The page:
Dan Walters

By Dan Walters
Published: Tuesday, Sep. 9, 2014 – 4:27 pm

Jerry Brown’s two big legacy projects, a north-south bullet train and twin water tunnels beneath the Sacramento-San Joaquin Delta, are approaching points of no return.

They face legal, regulatory and financial hurdles that must be cleared for them to proceed. The next few months – a year at the most – may determine their fates.

Brown scored two recent wins for the $68 billion bullet train, for which preliminary work in the San Joaquin Valley has begun.

The Legislature appropriated $250 million from cap-and-trade fees on greenhouse gas emissions to relieve a cash crunch for the project, and a state appellate court set aside two lower court rulings that the project had not met its legal requirements.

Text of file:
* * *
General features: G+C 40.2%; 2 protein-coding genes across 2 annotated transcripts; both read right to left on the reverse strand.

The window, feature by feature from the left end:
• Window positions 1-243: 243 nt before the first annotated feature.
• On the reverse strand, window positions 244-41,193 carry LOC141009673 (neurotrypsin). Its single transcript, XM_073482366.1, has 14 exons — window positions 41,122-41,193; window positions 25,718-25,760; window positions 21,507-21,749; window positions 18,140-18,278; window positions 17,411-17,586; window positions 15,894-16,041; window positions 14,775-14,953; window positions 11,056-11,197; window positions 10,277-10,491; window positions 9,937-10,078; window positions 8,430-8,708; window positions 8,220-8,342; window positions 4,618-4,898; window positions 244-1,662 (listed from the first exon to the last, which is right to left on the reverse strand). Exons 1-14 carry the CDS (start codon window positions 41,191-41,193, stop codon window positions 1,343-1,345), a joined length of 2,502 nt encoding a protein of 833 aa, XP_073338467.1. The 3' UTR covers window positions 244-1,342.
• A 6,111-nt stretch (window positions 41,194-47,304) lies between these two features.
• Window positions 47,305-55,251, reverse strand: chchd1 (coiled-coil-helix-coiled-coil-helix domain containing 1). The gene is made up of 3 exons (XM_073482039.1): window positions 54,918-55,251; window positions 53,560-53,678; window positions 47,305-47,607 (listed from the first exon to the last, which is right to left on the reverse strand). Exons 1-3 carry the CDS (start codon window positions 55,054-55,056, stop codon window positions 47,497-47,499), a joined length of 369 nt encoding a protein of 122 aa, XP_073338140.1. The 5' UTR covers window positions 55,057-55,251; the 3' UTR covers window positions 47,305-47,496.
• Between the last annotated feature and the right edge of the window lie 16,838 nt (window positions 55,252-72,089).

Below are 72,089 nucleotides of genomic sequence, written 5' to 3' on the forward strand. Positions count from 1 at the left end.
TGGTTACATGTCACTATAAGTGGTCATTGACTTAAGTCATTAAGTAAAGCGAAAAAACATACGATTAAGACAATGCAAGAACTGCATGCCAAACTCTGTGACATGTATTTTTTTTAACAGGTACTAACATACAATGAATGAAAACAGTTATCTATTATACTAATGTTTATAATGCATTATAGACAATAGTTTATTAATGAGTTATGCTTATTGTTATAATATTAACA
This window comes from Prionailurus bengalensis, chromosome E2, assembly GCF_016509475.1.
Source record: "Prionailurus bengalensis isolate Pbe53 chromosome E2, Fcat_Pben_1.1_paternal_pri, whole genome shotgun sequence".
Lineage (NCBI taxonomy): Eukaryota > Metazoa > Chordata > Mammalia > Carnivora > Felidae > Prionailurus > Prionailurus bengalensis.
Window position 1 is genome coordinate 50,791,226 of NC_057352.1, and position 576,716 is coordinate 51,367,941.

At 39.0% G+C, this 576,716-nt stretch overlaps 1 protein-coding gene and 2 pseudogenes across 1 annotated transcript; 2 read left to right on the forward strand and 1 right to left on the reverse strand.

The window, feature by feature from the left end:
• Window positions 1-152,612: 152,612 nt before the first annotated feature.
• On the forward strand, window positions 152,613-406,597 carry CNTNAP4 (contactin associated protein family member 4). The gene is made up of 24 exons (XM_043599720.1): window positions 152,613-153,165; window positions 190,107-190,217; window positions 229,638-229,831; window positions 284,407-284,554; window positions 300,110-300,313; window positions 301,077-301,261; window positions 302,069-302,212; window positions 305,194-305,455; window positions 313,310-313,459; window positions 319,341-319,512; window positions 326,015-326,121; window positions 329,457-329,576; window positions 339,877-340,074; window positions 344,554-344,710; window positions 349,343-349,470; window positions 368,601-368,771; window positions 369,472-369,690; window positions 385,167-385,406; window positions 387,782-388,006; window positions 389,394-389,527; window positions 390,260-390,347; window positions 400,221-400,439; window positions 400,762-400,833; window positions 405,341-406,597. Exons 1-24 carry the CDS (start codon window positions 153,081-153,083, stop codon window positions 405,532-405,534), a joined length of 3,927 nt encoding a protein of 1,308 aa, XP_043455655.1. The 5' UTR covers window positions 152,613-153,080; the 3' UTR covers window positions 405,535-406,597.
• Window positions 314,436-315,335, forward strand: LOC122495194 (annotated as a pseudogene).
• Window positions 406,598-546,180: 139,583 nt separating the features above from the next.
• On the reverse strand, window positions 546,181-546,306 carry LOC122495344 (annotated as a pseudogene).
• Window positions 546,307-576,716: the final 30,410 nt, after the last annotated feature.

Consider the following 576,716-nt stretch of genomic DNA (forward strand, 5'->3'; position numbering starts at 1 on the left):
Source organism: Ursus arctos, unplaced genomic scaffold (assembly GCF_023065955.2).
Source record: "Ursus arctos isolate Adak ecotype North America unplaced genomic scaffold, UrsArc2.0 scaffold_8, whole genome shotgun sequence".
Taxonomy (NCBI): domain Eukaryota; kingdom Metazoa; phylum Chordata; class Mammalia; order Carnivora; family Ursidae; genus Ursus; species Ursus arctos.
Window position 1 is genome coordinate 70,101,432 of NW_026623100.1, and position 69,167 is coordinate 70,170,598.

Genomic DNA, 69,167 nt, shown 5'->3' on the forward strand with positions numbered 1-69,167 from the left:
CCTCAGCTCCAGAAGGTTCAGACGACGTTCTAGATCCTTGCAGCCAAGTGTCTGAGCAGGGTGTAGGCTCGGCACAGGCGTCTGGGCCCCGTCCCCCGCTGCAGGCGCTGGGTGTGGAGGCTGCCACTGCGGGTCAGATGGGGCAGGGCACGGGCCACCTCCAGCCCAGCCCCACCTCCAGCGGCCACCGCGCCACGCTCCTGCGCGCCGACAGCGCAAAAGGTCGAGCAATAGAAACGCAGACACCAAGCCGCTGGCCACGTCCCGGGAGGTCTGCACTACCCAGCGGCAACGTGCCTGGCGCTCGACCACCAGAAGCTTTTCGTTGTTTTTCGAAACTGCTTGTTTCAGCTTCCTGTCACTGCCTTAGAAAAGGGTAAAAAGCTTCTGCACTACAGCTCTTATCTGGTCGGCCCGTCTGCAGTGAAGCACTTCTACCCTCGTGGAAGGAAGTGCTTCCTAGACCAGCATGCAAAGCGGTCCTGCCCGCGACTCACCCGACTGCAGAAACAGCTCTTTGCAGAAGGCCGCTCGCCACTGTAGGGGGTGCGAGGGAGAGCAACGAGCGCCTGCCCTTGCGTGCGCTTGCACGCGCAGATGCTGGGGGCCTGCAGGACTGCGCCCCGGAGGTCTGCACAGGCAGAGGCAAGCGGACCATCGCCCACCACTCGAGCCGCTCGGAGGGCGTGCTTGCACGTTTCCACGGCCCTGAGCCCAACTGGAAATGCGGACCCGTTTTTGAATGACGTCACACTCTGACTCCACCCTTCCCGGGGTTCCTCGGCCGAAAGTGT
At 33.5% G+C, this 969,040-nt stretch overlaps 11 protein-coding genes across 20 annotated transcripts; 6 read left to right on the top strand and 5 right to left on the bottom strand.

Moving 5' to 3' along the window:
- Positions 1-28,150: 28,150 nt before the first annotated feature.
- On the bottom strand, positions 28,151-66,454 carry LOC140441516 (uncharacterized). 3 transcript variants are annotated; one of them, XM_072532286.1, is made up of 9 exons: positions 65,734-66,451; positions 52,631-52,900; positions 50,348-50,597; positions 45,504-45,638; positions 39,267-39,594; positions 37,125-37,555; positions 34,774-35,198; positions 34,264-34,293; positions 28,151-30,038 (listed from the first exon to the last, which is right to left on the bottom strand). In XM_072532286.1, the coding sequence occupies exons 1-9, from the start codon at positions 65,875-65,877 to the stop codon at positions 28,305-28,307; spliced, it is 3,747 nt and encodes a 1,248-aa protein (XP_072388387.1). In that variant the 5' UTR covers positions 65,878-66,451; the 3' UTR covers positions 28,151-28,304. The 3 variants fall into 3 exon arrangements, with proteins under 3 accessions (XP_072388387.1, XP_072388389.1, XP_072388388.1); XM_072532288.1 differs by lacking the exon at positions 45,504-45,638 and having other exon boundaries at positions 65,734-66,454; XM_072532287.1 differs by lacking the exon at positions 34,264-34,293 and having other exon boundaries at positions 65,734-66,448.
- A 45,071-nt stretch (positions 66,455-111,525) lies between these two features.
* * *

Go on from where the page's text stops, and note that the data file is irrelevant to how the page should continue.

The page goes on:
The $250 million is the first installment on a guaranteed allotment of cap-and-trade funds for the project – money that Brown’s bullet train managers believe can be leveraged, possibly through federal loans, to form the backbone of a complete financial plan.

They may have bought some time to formulate that plan when the appellate court declared that the High-Speed Rail Authority needn’t yet fully comply with what it called a “straitjacket” of financial and environmental requirements in the 2008 bullet train bond issue approved by voters.

The appellate court, in two rulings now being appealed to the state Supreme Court, said that the challenge to a preliminary funding plan “was too late to have any practical effect, and it is too early to challenge a yet-to-be approved final funding plan,” and also upheld the validity of a bond sale.

In one appeal, attorneys for opponents counter that “The Court of Appeal’s decision essentially allowed the Authority and the Legislature to rewrite Prop. 1A contrary to the intent of the voters.”

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